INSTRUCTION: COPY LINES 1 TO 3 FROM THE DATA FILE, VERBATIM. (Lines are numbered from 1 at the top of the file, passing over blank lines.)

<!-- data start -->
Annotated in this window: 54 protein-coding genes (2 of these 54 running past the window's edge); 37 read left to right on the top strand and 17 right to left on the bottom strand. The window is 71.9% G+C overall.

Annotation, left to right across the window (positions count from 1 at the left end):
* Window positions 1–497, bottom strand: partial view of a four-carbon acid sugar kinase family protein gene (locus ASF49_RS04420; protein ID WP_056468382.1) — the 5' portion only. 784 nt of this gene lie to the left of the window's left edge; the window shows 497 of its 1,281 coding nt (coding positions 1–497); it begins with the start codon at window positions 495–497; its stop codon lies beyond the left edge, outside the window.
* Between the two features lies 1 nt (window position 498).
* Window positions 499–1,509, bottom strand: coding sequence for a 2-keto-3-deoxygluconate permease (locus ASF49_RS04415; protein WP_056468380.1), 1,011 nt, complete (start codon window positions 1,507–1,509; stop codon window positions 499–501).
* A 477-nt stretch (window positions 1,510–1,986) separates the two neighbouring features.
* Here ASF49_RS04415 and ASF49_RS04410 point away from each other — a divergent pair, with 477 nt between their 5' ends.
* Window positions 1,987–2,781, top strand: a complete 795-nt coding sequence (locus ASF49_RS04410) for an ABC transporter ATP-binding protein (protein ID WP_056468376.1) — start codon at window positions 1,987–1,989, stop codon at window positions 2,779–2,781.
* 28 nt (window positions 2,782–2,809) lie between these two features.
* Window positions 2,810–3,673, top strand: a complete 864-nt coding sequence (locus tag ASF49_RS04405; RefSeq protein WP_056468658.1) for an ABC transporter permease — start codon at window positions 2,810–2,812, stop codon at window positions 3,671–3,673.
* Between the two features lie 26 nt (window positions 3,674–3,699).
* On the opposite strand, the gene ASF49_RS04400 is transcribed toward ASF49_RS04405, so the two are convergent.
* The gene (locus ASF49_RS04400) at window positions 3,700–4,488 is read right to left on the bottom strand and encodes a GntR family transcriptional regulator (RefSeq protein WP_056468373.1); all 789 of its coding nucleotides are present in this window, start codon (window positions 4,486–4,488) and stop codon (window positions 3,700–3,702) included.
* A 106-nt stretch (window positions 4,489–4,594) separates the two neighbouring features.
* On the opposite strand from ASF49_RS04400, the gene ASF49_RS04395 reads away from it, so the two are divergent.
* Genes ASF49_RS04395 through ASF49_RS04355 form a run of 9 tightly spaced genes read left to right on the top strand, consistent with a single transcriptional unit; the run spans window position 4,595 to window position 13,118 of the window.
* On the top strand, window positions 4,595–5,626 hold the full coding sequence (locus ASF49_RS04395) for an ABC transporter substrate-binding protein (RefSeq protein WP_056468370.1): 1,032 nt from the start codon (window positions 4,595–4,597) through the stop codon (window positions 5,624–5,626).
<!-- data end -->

Annotated in this window: 54 protein-coding genes (2 of these 54 running past the window's edge); 37 read left to right on the top strand and 17 right to left on the bottom strand. The window is 71.9% G+C overall.

Annotation, left to right across the window (positions count from 1 at the left end):
* Window positions 1–497, bottom strand: partial view of a four-carbon acid sugar kinase family protein gene (locus ASF49_RS04420; protein ID WP_056468382.1) — the 5' portion only. 784 nt of this gene lie to the left of the window's left edge; the window shows 497 of its 1,281 coding nt (coding positions 1–497); it begins with the start codon at window positions 495–497; its stop codon lies beyond the left edge, outside the window.